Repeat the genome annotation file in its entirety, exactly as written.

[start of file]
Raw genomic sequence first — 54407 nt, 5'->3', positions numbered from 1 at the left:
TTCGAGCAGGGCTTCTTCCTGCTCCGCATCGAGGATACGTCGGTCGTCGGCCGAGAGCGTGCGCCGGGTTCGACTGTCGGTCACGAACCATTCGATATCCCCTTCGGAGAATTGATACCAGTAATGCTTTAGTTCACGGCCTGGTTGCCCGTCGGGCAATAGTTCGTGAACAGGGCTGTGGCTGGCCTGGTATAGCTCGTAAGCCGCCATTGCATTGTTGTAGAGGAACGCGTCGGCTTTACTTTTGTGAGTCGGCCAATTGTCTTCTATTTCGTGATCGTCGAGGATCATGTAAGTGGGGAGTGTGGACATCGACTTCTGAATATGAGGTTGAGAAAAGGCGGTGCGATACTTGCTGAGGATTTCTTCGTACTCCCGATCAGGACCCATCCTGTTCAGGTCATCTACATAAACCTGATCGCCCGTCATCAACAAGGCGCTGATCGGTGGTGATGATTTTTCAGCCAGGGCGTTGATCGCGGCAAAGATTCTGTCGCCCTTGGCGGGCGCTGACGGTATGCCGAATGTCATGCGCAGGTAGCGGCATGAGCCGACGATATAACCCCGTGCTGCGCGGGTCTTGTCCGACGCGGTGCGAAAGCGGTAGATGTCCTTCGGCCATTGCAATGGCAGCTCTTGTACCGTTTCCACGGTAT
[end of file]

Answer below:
Raw genomic sequence first — 54407 nt, 5'->3', positions numbered from 1 at the left:
TTCGAGCAGGGCTTCTTCCTGCTCCGCATCGAGGATACGTCGGTCGTCGGCCGAGAGCGTGCGCCGGGTTCGACTGTCGGTCACGAACCATTCGATATCCCCTTCGGAGAATTGATACCAGTAATGCTTTAGTTCACGGCCTGGTTGCCCGTCGGGCAATAGTTCGTGAACAGGGCTGTGGCTGGCCTGGTATAGCTCGTAAGCCGCCATTGCATTGTTGTAGAGGAACGCGTCGGCTTTACTTTTGTGAGTCGGCCAATTGTCTTCTATTTCGTGATCGTCGAGGATCATGTAAGTGGGGAGTGTGGACATCGACTTCTGAATATGAGGTTGAGAAAAGGCGGTGCGATACTTGCTGAGGATTTCTTCGTACTCCCGATCAGGACCCATCCTGTTCAGGTCATCTACATAAACCTGATCGCCCGTCATCAACAAGGCGCTGATCGGTGGTGATGATTTTTCAGCCAGGGCGTTGATCGCGGCAAAGATTCTGTCGCCCTTGGCGGGCGCTGACGGTATGCCGAATGTCATGCGCAGGTAGCGGCATGAGCCGACGATATAACCCCGTGCTGCGCGGGTCTTGTCCGACGCGGTGCGAAAGCGGTAGATGTCCTTCGGCCATTGCAATGGCAGCTCTTGTACCGTTTCCACGGTAT